The face is probably the most important physical feature of humans. While it is known that the human face changes with age, scientists found that diet and social structure also play a vital role in its evolution.
A new research from the Arizona State University discovers that the face is actually a mirror to the past. It reflects the changes that happened through time, and says a lot about the most unique features that we use to recognize each other.
"We are a product of our past," says William Kimbel, study author and director of the Institute of Human Origins and Virginia M. Ullman Professor of Natural History and the Environment in the School of Human Evolution and Social Change.
Kimbel adds that by analyzing the processes of how humans evolved into the way they are allows them to look at the human anatomy with awe, and to ask what the different parts of the body contributed to the history of humans leading up to the modern times.
Structural Development Through Time
About 4.5 million years ago, human ancestors stood on two legs and were able to walk upright. After this, the skeletal structure of the now-bipedal creature formed really well. People started to develop longer limbs, and were able to stabilize the functionality of bipedal locomotion.
The structure of facial bones also had a fair share of changes. In fact, the scientists think that the skull and teeth provide a good resource for tracking history and describing evolution of species. Among the important factors of the changing skull are growing brain and adjustments to breathing and energy demands. The most vital keys for skull changes, however, are the changes that happened to the jaw, teeth, and face as people adapted to changes in diet and eating behaviors.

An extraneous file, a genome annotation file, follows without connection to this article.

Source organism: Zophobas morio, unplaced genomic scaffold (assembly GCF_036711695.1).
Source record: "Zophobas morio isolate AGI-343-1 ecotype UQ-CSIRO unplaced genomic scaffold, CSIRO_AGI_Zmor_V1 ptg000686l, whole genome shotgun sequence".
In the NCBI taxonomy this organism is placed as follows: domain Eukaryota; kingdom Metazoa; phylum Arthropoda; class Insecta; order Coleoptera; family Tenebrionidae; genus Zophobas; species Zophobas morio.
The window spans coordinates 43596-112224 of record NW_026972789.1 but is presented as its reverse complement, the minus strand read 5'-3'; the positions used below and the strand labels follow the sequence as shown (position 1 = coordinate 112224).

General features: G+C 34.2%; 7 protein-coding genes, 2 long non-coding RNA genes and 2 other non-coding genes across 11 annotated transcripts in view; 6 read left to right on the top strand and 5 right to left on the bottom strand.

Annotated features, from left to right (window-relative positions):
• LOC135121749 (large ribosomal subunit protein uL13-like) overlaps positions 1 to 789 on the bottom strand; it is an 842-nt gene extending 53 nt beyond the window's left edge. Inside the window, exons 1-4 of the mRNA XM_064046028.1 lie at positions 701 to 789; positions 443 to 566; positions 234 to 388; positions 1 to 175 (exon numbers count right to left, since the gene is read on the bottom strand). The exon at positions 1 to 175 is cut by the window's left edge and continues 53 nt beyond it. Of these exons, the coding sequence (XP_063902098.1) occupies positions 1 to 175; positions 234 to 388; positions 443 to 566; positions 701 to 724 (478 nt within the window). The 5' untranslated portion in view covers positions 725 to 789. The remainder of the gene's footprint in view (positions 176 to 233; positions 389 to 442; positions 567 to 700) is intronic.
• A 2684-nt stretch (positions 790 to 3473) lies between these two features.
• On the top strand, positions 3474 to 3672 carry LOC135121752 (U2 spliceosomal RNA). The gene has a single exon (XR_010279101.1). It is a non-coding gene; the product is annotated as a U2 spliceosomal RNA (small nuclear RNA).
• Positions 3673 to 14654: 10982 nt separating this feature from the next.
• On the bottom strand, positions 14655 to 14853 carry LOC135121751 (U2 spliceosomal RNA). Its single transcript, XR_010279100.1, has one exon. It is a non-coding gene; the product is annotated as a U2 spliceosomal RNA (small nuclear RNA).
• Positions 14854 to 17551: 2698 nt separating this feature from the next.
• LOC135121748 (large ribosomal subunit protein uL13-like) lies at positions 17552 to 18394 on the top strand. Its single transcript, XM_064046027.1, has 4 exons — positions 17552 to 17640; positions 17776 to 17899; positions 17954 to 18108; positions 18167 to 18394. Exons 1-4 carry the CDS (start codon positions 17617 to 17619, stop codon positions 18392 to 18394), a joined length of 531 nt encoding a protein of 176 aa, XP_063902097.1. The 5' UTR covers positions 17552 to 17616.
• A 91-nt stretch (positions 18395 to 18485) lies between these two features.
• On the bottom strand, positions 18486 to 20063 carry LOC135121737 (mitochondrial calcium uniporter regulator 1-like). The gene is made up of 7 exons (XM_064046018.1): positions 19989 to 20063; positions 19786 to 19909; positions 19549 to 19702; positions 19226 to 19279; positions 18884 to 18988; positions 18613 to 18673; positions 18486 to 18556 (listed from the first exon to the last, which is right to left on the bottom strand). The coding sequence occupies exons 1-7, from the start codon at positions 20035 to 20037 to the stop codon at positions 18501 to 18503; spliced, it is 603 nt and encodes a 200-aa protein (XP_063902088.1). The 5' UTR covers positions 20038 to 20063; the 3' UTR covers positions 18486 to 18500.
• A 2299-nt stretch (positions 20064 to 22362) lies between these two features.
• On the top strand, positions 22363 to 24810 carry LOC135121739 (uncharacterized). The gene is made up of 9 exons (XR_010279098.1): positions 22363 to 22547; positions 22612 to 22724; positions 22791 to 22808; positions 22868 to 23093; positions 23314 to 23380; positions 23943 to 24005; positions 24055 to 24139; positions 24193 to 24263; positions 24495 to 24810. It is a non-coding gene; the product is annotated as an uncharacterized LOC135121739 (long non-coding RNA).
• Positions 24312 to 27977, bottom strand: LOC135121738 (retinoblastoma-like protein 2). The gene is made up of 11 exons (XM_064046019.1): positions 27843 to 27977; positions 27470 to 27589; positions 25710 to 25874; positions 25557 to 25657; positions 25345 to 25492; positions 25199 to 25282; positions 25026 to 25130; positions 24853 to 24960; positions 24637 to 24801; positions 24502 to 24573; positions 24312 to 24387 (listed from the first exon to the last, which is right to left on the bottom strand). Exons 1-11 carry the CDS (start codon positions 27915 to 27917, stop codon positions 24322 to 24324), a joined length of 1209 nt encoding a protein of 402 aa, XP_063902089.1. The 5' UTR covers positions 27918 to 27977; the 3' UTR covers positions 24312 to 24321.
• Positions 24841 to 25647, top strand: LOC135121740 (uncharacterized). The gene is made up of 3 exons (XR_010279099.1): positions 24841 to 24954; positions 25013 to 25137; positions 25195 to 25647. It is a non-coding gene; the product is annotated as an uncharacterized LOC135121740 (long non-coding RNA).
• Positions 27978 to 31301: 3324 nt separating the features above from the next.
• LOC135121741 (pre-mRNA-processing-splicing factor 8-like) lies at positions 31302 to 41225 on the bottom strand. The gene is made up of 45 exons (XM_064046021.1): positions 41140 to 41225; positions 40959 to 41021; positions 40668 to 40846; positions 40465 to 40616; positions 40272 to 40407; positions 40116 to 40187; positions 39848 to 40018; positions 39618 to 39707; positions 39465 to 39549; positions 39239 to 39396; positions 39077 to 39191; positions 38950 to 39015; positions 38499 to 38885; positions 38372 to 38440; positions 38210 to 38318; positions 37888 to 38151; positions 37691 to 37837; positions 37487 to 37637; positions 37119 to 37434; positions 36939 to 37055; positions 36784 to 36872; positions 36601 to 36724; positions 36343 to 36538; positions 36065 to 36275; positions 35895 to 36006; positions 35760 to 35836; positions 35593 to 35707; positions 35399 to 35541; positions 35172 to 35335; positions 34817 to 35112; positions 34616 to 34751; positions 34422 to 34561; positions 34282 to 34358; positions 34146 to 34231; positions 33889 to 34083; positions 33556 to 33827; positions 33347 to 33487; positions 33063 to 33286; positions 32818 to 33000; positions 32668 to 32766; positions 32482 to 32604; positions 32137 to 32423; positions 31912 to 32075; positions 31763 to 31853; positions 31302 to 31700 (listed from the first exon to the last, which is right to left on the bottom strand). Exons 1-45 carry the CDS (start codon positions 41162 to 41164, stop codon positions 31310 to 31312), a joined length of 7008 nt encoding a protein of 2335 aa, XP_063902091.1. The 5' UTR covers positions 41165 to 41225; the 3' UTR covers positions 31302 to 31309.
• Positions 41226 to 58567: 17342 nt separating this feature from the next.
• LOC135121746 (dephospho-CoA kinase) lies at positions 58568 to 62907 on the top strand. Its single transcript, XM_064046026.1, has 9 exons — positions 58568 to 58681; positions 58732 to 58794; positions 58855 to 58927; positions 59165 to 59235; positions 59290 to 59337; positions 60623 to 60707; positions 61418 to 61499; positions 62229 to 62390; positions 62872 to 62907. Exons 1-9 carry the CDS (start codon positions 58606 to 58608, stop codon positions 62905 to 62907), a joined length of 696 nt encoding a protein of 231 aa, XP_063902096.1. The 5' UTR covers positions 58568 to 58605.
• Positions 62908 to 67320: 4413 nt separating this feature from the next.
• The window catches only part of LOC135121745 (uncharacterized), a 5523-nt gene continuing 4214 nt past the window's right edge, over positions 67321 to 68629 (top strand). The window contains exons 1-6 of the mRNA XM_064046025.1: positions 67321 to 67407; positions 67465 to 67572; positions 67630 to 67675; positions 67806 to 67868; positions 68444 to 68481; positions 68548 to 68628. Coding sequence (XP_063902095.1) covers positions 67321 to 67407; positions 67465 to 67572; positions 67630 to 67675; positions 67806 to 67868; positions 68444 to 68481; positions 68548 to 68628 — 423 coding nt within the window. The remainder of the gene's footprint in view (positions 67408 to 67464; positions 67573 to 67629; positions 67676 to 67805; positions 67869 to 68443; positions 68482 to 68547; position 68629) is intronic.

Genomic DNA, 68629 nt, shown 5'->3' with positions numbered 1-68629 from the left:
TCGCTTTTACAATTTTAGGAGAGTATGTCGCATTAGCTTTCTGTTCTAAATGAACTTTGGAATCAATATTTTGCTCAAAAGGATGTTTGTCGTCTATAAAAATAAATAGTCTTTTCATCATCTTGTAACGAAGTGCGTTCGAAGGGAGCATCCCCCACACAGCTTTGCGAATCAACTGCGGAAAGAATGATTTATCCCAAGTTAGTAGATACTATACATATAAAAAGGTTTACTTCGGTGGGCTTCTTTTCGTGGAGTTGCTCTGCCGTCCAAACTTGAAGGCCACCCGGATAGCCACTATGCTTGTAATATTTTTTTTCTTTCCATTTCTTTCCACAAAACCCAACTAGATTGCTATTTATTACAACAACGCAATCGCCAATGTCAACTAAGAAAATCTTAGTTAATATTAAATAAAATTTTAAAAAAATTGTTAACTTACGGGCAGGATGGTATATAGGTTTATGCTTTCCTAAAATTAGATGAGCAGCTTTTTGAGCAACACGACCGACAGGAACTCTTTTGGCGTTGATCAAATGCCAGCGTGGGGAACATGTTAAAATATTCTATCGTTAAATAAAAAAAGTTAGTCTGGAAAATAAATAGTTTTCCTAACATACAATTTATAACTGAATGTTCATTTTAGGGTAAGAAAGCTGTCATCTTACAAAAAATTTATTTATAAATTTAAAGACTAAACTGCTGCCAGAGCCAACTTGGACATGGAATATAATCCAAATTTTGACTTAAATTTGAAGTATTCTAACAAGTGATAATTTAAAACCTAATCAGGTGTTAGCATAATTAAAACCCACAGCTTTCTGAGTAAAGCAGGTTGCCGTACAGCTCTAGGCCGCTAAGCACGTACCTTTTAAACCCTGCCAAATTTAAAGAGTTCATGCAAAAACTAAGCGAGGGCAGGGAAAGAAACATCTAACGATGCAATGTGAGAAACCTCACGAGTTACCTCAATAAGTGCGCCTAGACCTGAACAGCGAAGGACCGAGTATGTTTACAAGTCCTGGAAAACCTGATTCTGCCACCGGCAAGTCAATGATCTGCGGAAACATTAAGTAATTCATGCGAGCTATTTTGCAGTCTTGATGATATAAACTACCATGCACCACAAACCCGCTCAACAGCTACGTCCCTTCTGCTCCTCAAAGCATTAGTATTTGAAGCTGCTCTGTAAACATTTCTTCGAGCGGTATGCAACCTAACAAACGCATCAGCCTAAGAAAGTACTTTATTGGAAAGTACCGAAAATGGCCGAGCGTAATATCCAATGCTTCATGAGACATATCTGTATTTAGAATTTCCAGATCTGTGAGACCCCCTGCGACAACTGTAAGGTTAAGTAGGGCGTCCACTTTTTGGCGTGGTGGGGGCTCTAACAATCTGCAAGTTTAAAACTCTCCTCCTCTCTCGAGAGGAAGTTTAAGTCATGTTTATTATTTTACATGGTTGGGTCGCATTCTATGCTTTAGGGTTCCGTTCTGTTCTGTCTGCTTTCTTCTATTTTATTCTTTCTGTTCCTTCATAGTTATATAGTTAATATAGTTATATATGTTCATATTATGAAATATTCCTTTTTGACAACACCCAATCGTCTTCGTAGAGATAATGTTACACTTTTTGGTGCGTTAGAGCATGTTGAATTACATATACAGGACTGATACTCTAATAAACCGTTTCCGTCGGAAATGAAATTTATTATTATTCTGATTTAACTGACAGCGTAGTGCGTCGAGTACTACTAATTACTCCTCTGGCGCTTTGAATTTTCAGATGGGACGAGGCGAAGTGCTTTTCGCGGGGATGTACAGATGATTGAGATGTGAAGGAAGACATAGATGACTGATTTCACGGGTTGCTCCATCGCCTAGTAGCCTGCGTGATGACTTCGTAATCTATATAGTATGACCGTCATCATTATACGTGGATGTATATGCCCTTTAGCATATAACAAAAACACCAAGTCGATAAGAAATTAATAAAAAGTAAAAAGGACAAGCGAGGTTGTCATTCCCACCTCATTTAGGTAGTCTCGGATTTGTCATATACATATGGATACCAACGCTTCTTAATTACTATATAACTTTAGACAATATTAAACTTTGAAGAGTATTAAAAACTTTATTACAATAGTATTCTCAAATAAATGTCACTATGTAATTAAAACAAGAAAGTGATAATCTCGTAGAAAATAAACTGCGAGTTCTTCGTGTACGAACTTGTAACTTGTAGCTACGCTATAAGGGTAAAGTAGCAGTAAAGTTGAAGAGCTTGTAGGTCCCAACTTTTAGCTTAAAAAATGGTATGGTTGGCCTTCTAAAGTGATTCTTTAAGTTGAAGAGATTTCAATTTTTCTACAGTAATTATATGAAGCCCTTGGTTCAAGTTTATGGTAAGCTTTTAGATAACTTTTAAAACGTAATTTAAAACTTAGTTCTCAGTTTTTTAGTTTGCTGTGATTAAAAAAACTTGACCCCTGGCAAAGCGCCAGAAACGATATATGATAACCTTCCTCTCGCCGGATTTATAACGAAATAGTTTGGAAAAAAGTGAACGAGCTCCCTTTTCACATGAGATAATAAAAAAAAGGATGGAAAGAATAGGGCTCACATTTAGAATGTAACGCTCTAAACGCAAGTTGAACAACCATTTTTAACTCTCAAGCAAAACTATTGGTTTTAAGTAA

Diet Is A Vital Key
Diet played a huge role in explaining the changes that happened to humans' facial features. In the early days, ancestors used to eat hard plant-based food that necessitate big jaw muscles and cheek teeth to break down food. Moreover, faces back then were broad and deep, with parts of huge muscle attachments.
The environment changed through time, and the dry and less wooded conditions made the early Homo species to use tools to break down food or cut meat on a routinely basis. With this, the jaw and teeth were relieved of large pressure, and the face subsequently became more delicate, with a flattering expression.
Social Structure And Emotional Changes
Aside from diet and lifestyle, the research team also found that non-physical things also contributed to facial changes. After all, the face is highly involved in social interactions, emotion, and communication. As more challenges come along their way, ancestors were able to learn how to make different facial expressions, enhancing nonverbal communication.
Through time, they became more cooperative and social. People became less aggressive, and so did the large brow ridges and sharp canine teeth.
The study was published in the journal Nature Ecology and Evolution.